Mittwoch, Dezember 20, 2006
UN assembly accuses Iran of numerous rights abuses
By Irwin Arieff
UNITED NATIONS, Dec 19 (Reuters) - The U.N. General Assembly expressed "serious concern" on Tuesday about a long list of human rights abuses attributed to Iran and urged Tehran to ensure full respect for those rights.
A resolution was adopted by a vote of 72-50 with 55 abstentions in the 192-nation assembly after it narrowly defeated a motion by Iran to take no action on the measure.
The resolution expressed the assembly's "serious concern" at Tehran's "harassment, intimidation and persecution" of human rights champions, interest groups, political opponents, religious dissenters, journalists, parliamentarians, students, clerics, academics, Internet bloggers and labor union members.
It criticized Iran's justice system, which it says has "persistently failed" to meet international standards and faulted Tehran for using torture and public executions and discriminating against women, girls and ethnic and religious minorities.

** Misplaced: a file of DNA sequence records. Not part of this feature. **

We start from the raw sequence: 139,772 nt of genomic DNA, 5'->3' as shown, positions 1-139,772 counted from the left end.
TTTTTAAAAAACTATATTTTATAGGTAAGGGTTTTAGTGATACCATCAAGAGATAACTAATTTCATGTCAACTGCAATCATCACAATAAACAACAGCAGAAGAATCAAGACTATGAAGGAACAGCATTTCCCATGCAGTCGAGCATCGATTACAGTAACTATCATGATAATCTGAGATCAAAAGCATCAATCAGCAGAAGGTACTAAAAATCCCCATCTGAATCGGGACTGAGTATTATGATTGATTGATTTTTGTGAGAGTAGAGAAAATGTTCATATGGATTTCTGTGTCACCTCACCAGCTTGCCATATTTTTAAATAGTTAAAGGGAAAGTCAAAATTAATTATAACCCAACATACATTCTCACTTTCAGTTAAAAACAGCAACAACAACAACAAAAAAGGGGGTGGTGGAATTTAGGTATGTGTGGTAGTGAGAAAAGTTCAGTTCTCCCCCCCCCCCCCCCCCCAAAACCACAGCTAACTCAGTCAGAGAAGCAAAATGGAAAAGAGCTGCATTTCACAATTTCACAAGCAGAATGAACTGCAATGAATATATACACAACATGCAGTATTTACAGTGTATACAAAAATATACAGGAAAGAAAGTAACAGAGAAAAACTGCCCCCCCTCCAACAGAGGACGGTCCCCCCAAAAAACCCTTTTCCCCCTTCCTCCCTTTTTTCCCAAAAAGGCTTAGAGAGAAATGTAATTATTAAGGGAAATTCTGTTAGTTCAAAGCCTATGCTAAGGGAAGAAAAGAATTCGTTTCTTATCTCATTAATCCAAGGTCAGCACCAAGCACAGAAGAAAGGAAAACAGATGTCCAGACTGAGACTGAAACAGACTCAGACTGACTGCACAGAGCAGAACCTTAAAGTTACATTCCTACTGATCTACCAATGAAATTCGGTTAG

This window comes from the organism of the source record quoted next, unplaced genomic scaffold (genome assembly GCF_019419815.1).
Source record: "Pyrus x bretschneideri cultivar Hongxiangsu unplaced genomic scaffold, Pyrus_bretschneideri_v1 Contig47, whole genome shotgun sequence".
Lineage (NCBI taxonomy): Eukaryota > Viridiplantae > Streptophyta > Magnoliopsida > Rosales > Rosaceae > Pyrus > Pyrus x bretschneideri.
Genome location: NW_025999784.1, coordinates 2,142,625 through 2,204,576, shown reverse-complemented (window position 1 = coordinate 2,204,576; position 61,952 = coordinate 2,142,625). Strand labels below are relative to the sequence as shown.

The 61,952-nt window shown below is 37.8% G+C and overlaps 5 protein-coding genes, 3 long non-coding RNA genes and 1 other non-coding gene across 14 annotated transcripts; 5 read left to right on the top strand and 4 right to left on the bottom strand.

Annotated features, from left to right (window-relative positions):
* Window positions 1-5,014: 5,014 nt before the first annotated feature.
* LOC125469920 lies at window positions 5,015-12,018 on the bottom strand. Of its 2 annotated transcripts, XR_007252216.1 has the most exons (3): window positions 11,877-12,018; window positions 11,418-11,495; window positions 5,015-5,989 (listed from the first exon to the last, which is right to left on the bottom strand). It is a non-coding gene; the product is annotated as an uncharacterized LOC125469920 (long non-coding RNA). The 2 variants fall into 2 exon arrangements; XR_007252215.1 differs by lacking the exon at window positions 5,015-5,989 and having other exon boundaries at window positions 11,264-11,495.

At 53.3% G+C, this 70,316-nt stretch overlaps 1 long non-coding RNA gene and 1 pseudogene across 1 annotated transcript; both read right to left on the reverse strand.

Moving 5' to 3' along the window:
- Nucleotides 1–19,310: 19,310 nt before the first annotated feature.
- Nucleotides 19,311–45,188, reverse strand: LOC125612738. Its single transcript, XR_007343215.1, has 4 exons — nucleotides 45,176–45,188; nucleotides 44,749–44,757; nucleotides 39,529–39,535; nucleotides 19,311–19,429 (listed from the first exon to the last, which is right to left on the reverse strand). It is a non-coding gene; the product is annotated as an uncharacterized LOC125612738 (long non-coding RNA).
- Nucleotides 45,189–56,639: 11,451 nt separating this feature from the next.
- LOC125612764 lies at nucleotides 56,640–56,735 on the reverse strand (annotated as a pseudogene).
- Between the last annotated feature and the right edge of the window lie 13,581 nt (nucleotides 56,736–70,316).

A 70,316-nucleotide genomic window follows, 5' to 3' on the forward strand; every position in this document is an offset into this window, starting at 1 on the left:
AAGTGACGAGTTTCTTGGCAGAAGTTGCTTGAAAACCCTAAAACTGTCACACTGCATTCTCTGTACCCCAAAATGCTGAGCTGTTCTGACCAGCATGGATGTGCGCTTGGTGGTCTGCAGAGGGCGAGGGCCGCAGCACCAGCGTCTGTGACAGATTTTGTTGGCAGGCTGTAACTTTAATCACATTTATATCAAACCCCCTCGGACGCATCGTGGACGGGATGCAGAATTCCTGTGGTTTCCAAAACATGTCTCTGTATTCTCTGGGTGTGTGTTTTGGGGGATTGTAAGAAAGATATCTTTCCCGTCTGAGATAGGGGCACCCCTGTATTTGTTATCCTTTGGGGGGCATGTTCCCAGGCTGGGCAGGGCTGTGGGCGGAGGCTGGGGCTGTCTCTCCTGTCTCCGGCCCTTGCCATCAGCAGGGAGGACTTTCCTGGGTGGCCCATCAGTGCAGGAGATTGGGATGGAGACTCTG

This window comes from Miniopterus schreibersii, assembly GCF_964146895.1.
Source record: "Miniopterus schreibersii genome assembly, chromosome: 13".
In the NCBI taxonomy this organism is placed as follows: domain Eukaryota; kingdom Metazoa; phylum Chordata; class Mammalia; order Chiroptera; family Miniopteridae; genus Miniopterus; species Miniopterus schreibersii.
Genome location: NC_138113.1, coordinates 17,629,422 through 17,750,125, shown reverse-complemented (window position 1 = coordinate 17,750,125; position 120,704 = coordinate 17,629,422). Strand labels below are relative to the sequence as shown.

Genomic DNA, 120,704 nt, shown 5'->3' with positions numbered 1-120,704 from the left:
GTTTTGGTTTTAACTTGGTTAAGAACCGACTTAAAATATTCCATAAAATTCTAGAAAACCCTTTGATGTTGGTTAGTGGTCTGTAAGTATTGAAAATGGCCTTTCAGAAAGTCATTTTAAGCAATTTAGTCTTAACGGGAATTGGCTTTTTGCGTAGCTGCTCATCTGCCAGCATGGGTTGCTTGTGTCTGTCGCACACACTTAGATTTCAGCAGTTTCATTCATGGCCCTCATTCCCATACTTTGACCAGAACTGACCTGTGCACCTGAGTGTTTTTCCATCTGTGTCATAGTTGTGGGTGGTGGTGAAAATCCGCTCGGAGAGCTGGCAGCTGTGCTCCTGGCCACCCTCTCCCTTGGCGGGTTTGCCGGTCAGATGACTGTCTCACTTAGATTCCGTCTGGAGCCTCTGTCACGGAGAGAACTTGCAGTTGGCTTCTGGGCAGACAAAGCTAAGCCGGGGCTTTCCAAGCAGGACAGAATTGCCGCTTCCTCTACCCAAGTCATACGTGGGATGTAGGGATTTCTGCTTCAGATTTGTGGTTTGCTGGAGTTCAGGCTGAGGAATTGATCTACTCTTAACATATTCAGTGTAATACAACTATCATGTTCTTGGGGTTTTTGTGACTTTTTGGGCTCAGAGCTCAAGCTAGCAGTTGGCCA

It called on the Iranian government to ensure full respect for the rights to assembly and free speech, end its harassment of rights activists and political opponents, stop using torture and ensure full respect for due process of law.
Iran is frequently attacked for human rights abuses, including hanging juveniles, inflicting other cruel punishments including flogging and amputation, imprisoning political dissidents and closing newspapers and Internet sites.
Iran, supported by Pakistan and Zimbabwe, tried to head off adoption of the resolution by urging the assembly to instead approve a motion to take no action on it. U.N. members voted 81-75 with 24 abstentions to reject that motion.
Canada and Finland criticized Tehran for offering a "no action" motion for a second time after a similar procedural ploy failed last month in the assembly's Social, Humanitarian and Cultural Committee, which screens human rights resolutions for the full assembly.
The General Assembly action came as U.N. Security Council members negotiated a separate resolution put forward by Britain, France and Germany to impose sanctions on Tehran over its nuclear program.
The Security Council measure is a reaction to Iran's failure to comply with an Aug. 31 U.N. deadline to suspend uranium enrichment, which can produce fuel for nuclear power plants or for bombs. Iran says it only wants to produce electricity while Western governments believe its activities are a cover for bomb-making.
Eingestellt von Ramin Molai um Mittwoch, Dezember 20, 2006